• "Lately, the recruiters have turned their attention to the facilitation of young Canadian Somali women into joining al-Shabaab," the radical Somali youth militia now fully integrated with al-Qaeda, Hussen said in a prepared statement
  • Much of the youth recruiting is believed to be through the Internet and an online mix of religious tracts, rap music, videos and recruiting pitches delivered in English. Visiting extremist clerics are another propaganda source.
The fear, said Hussen, is that al-Shabaab will use Canadians and other westerners to extend its reach outside the war-and famine-ravaged East African nation, where it is battling a weak Western-backed government to turn the country into an Islamic state.

  • "There is no shortage of foot soldiers and young men that al-Shabaab can recruit in Somalia, so why would they spend all this money, effort and at great risk to recruit westerners, people who hold Canadian, U.S. and British passports?" he said during questioning by committee members.
  • "It's because we think they have aspirations beyond East Africa. They've proven that by attacking Uganda" last July with two suicide bombers, killing 79 people gathered to watch the FIFA World Cup Final on television.
U.S. officials are becoming increasingly worried, too, particularly after capturing an al-Shabaab commander who had allegedly been a liaison with al-Qaeda in the Arabian Peninsula (AQAP), an active Yemeni group that has tried to strike the U.S.

New York Republican Rep. Peter T. King, presiding Wednesday over the third in a series of controversial congressional hearings examining the radicalization of Muslim Americans, said committee staff investigators have determined that 40 Americans and 20 Canadians have joined the group in Somalia.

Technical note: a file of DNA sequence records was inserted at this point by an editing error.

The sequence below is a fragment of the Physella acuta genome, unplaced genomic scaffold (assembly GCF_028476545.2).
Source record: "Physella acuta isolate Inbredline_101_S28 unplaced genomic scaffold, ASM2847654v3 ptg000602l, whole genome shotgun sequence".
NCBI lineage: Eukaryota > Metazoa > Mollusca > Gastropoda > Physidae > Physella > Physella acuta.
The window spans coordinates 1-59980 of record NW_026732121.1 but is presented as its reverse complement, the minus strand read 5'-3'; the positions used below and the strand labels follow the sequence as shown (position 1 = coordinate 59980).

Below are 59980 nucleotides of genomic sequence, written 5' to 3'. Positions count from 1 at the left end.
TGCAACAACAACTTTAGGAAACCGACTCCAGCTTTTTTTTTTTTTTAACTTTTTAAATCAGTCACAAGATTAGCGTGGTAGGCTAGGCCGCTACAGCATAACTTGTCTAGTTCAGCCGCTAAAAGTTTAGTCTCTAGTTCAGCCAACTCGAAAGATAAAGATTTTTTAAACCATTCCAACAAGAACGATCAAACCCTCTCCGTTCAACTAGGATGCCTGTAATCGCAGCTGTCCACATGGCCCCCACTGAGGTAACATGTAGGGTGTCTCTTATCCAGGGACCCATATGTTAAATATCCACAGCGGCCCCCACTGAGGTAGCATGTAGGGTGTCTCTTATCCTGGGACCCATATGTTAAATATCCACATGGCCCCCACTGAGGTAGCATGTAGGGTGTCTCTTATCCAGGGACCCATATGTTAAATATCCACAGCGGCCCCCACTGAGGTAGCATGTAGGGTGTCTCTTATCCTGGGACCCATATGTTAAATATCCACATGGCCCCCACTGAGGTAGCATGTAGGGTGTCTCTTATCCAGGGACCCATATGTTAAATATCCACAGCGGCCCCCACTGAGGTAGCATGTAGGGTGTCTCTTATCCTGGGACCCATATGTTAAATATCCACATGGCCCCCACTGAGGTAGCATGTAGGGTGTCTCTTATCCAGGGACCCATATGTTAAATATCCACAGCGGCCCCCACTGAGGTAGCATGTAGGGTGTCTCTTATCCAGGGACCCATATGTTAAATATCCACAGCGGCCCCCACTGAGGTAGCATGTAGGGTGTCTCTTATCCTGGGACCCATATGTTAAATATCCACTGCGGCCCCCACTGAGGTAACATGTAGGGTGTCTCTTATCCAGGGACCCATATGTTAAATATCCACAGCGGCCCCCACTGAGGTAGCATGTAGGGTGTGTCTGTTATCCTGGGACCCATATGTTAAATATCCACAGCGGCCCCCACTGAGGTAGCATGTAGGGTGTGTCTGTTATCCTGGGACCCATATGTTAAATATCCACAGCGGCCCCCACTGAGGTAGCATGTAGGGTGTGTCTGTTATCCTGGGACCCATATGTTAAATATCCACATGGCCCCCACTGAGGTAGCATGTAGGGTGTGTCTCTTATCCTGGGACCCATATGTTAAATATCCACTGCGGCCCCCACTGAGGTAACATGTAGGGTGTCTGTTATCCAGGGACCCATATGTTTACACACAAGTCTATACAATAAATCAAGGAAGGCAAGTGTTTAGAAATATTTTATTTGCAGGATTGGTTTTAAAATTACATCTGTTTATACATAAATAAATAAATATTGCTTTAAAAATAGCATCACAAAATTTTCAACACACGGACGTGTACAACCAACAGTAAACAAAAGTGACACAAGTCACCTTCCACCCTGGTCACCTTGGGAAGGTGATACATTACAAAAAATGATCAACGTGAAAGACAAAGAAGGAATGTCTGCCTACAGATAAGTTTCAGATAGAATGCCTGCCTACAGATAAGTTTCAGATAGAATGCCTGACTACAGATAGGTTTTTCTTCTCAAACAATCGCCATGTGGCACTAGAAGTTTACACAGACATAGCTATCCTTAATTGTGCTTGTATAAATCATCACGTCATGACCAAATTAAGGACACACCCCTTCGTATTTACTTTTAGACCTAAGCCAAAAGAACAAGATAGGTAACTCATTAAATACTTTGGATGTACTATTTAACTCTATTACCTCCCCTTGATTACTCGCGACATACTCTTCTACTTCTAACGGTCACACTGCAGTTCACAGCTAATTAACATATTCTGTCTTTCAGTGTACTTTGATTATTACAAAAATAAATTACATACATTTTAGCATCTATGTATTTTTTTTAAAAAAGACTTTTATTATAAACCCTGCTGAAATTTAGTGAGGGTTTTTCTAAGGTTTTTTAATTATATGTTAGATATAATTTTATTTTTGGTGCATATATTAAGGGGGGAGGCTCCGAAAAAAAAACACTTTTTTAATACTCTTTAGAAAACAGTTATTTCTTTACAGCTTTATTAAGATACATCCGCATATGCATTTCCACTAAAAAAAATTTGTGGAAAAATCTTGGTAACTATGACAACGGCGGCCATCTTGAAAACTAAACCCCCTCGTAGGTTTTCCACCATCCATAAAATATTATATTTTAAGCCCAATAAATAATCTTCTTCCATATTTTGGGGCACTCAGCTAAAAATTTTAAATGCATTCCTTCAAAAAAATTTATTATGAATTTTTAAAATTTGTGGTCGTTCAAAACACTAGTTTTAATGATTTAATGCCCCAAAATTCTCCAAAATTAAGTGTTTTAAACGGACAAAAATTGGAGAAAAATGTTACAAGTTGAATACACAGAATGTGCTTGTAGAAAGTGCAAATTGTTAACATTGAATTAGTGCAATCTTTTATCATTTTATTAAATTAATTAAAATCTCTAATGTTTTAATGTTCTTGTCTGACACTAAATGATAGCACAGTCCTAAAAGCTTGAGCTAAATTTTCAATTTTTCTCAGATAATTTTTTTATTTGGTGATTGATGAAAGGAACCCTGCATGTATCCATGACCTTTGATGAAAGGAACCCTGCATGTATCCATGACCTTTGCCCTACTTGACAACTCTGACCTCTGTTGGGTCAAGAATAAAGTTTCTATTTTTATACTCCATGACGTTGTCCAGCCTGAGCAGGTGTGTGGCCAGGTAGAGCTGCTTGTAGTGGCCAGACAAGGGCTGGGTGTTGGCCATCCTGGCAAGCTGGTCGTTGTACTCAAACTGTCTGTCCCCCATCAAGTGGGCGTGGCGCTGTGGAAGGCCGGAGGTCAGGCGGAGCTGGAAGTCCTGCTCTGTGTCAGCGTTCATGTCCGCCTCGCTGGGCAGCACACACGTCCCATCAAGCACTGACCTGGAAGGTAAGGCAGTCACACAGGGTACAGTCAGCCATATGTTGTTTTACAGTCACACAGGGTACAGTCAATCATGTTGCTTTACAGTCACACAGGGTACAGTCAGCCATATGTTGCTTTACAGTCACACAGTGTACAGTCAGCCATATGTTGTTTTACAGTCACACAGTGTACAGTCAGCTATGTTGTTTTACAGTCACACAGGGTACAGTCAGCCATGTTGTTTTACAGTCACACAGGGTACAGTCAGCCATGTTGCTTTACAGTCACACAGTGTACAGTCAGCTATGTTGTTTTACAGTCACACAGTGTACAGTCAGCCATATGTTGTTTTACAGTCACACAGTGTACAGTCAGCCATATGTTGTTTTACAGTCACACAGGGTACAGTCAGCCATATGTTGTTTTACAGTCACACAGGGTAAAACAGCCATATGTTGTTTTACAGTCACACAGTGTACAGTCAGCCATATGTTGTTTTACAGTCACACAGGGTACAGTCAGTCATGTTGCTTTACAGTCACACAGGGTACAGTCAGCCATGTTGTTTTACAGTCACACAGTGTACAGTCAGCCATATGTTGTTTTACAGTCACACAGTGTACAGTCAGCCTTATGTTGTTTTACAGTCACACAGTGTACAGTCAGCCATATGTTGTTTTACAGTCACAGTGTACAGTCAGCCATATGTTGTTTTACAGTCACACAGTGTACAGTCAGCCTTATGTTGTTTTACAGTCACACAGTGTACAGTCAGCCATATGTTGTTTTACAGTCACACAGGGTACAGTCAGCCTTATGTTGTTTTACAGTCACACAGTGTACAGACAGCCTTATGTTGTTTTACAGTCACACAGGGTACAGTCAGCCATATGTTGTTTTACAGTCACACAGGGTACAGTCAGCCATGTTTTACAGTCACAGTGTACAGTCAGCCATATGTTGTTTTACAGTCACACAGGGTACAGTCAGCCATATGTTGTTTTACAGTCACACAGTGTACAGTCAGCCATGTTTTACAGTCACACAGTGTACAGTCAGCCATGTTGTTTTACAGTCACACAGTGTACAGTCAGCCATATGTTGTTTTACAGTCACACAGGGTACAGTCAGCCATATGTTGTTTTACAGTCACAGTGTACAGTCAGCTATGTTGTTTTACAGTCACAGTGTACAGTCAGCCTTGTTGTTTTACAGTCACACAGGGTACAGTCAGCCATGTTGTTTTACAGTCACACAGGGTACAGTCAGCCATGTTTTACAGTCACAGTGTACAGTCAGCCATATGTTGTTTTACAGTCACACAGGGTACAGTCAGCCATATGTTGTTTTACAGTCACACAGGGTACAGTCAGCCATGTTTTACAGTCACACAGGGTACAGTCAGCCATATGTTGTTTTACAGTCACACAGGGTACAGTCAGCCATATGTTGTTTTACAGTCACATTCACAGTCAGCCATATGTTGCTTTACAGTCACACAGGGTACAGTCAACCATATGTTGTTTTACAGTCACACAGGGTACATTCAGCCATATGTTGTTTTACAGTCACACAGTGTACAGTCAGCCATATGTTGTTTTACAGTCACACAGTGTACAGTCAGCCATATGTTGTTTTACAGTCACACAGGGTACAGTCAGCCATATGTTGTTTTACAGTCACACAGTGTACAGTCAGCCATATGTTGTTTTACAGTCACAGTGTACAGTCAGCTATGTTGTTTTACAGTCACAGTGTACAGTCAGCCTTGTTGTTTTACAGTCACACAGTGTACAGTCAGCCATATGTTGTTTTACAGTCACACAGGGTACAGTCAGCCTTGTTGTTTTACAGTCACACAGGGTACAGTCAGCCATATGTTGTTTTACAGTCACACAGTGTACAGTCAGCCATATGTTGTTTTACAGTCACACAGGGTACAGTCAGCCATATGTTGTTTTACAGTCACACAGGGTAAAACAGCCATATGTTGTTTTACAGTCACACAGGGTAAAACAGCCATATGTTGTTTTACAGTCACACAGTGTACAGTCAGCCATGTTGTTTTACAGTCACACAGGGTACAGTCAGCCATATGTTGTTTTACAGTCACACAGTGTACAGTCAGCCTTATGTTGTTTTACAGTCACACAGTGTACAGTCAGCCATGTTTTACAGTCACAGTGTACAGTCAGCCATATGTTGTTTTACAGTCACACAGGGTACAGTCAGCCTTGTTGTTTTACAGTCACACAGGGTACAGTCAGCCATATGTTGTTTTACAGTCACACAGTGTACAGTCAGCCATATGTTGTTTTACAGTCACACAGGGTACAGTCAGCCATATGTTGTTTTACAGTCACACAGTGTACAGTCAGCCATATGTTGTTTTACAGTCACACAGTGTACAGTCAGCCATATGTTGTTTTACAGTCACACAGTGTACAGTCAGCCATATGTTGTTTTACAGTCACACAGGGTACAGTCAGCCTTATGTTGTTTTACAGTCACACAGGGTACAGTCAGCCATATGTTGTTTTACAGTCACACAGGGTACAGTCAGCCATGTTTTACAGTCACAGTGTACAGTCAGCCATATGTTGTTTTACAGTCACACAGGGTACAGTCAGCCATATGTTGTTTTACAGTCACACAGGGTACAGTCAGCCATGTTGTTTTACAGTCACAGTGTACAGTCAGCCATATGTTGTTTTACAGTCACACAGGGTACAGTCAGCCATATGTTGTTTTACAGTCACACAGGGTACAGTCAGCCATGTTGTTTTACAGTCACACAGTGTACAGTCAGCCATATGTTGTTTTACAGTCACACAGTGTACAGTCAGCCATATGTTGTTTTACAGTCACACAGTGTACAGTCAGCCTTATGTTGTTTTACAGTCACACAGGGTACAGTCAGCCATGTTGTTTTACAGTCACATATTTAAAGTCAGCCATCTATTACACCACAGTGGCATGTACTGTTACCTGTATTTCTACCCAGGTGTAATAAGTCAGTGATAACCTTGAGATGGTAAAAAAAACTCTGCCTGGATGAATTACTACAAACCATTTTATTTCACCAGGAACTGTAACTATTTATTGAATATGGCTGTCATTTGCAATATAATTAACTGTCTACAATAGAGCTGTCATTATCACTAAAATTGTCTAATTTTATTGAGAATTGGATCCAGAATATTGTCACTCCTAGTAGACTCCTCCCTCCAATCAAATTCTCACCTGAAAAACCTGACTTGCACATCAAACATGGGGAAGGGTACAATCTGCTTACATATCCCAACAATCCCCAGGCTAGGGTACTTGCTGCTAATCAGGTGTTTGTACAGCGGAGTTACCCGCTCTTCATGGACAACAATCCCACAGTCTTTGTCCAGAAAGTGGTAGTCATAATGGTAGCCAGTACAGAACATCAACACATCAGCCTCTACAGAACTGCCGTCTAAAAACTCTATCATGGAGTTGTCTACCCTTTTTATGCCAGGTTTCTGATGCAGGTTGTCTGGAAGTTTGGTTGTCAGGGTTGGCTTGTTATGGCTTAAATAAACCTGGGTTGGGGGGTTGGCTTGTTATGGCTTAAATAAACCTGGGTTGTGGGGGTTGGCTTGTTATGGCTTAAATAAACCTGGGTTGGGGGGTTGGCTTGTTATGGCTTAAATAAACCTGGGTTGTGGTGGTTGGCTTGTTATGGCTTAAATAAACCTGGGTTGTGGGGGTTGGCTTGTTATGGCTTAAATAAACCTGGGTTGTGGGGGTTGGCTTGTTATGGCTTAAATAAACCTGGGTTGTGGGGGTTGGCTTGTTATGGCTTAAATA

Critics charge that King's focus on Muslim Americans plays into the hands of extremists who say
Washington is wrongly targeting Islam for the 9/11 strikes.

  • King revealed that three Canadians, whom he did not identify, and at least 15 Amer-icans have been killed in fighting.
  • Previously, only one Canadian death was suspected, that of Mohamed Elmi Ibrahim, a University of Toronto student whom al-Shabaab said was killed "in battle" last year. He was the first of six Somali-Canadian men who reportedly disappeared from the Toronto area in 2009.
According to the U.S. Justice Department, 18 people have been charged in a scheme to recruit Somalis from the Minneapolis area to travel to Africa and join al-Shabaab. Eight defendants have been arrested, and six have pleaded guilty.

Fourteen people, including several U.S. citizens, were indicted by a federal grand jury in Minneapolis in last August on terrorism charges for travelling to Somalia and joining al-Shabaab, which Canada and the U.S. have banned as an outlawed terrorist group.

Canada's first arrest related to al-Shabaab was in March, when police detained Mohamed Hersi, 25, as the Canadian was waiting to board a flight from Toronto to Cairo. Police alleged his ultimate destination was Somalia and al-Shabaab. He is free on bail awaiting trial on two terrorism-related offences, including counselling a person to take part in terrorist activity.